Our friends Meriç and Oktay came for dinner last evening – well actually they brought dinner but that’s another story. As always we ate well, drank sufficiently (don’t get me started on the pleasures (?) of non-alcoholic wine), laughed a great deal and enjoyed their company.
After a stroll on the beach just before sunset we headed back to the cottage and a cup of tea. The mosquitos had discovered our presence and were sending on dinner invitations to their friends so we sat inside. But through the deck doors I spied two birds conversing at the top of one of the evergreens that edge the property. Meriç captured the duo and the glorious sunset that is pretty much typical of sunsets here.
The word for July 18th is: Glorious /ˈɡlôrēəs/: [adjective] 1.1 Having, worthy of, or bringing fame or admiration. 1.2 Having a striking beauty or splendour that evokes feelings of delighted admiration. Middle English: from Old French glorieus, from Latin gloriosus, from gloria ‘glory’. The second definition definitely applies to Island sunsets.
I’m sure that friends and acquaintances are getting rather tired of us harping on about our pending departure for French River. More than one eye-roll has indicated the general feeling mirrors Lady Macbeth’s command to: stand not upon the order of your going, but go!
It is funny – both haha and odd – that where once we would pack our bags and in some excitement head to the airport to journey around the world we are just as excite these days about a 65 minute car ride from home. Is it the pandemic that has elicited this reaction? Or is it perhaps weariness, after many years, of long distance travel? Whatever the reason we’ll be on our way tomorrow to one of our favourite spots on the Island: French River and Yankee Hill.
So what are we going to do up there for two weeks? Well Sunday we head over to the Indian River Festival for a concert and then dinner with friends at Sou’West, a favourite in the area. Another evening we’re going to the Watermark Theatre over in North Rustico for The Gin Game. While we there at the cottage we’ll be celebrating our 14th wedding anniversary with a BBQ with our friends Pico and Don. And our Lori, Cathleen, and Nora have promised to come up and explore the Yankee Hill Cemetery and have lunch at O’Neil’s, another favourite. A trip down to Holman’s Ice Cream Parlor in Summerside is mandatory for whatever ice cream treat they’ve whipped up that day. And I’m pretty sure there are hamburgers with our names on them at Backwoods Burger over in Tyne Valley. Plans are afoot to explore a bit Up-West and make a trip over to Lennox Island First Nation and possibly a bit further up the western end of the Island which we have yet to explore.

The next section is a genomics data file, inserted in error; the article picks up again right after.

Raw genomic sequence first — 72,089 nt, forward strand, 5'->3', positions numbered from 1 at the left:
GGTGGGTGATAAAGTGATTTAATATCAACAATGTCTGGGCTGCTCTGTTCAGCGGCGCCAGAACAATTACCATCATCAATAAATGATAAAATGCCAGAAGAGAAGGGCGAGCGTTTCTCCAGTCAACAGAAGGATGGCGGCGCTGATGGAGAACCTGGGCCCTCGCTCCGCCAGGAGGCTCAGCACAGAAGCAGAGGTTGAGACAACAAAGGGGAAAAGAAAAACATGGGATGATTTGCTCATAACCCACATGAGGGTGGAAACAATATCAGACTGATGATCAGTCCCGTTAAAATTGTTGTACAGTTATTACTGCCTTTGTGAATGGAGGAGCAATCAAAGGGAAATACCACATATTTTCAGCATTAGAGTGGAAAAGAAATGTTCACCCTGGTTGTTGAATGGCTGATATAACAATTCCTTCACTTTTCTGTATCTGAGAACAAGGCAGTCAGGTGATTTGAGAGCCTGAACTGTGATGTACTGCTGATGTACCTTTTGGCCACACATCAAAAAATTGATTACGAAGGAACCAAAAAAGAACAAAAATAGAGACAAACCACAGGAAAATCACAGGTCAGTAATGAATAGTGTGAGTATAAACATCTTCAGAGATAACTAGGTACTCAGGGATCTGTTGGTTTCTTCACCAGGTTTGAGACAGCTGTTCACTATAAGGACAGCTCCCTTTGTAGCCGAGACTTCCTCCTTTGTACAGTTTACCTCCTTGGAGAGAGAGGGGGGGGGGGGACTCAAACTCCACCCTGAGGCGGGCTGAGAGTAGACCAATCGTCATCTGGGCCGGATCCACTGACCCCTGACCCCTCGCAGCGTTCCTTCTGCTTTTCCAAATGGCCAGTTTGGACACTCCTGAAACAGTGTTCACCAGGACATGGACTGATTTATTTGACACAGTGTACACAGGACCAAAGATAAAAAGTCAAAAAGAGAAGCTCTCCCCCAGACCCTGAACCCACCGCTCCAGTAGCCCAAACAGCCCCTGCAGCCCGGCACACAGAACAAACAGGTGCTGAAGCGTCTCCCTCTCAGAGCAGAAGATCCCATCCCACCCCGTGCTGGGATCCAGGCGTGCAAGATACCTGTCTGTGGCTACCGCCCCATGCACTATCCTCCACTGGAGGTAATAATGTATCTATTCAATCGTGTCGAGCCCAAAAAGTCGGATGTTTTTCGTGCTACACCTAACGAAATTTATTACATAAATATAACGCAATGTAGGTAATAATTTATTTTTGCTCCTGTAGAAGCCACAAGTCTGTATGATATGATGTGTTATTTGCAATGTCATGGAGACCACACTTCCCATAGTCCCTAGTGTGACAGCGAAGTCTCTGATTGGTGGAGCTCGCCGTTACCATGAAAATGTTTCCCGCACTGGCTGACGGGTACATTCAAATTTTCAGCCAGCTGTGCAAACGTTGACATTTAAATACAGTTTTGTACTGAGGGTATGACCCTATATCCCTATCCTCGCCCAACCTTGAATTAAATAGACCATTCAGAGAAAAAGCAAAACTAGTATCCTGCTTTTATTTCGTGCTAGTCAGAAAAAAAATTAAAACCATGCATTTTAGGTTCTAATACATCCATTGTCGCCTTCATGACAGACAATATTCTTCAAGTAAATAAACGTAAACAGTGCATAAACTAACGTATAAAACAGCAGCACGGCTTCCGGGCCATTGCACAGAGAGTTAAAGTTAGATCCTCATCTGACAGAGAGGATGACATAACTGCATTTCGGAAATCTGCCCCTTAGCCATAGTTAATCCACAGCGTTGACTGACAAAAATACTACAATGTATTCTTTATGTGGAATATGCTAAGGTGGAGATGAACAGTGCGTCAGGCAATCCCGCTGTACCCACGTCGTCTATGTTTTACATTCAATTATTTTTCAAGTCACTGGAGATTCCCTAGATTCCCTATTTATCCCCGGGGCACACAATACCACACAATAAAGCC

Other than that there is the sandy beach that stretches from the mouth of the French River to the Gulf. (A left click here will take you to a short video) Only the locals use it during the week and even on weekends 10 or 12 people is a crowd. And should it rain well I picked up two books to read. The Temptation of Forgivenes, the latest Donna Leon mystery – her 27th – will give me a chance to get reacquainted with Commisario Guido Brunetti, one of my favourite detectives. New London, the Lost Dream recounts the history of the Quaker settlement that was established in 1773 on the very spot we are staying at. It is a largely unknown bit of Island history.
And then there is the possibility of just sitting on the deck at the cottage sipping an iced tea (yes I’m still on the wagon) and watching the changing backdrop of an Island sky behind the New London Rear Lighthouse.
The threat of Hurricane Elsa seems to have passed us by – some wind, driving rain, thunder and lightening – and as I write this it looks like it’s clearing. The forecast for the next little while suggests a typical Island summer – sun, the odd rain shower, hotish days and cool nights.
Okay! Okay! We aren’t standing on any order and we’re going! We’re going!
The word for July 9th is: Vacation /vāˈkāSH(ə)n,vəˈkāSH(ə)n/: [1.noun2.verb] 1.1 An extended period of leisure and recreation, especially one spent away from home or in travelling. 1.2 The action of leaving something one previously occupied. 2.1 To take a vacation. 2.2 To leave something one previously occupied. Late Middle English: from Old French, or from Latin vacatio(n- ), from vacare ‘be unoccupied’.
Now I’m sure our friend Nora, and probably Cathleen, Nora and Lynn, will laugh at what Laurent and I call “hiking” but it sounds more athletic than “walking”. Nora is a hiker par excellence having done the Camino de Santiago and a hike around the Island’s 700 km perimeter as a member of the group mapping out The Island Walk. However hike or walk these little jaunts give us a chance to explore our Province, take in the sea air, and the beauty of where we have chosen to live.
Back in early September we had done the Greenwich Dunes Trail; one of the three routes marked out and maintained by Parks Canada at Greenwich National Park. I wrote about that hike in an earlier post.
It was a warm, off-and-on sunny Saturday a few weeks later and we decided to head out to Greenwich and tackle the second trail: Tlaqatik. It traces a path through some of the Sanderson farm land but also that of previous settlements of the Mi’kmaq peoples and early European settlers. The French colony of Havre St Pierre (St Peter’s Harbour) was the commercial centre of the Island from its founding as a cod fishery in 1720 until the Deportation in 1758. The third trail small trail at Greenwich explores the area where the village once stood.
The Tlaqatik Trail begins at the junction of the Dunes Trail and goes through the fields overlooking St Peter’s Bay to the shores of the Bay itself. It loops around through a small patch of woods to the back of the Greenwich Dunes and returns to the junction by another forested path. To be honest it’s an easy hike but one that both of us enjoyed.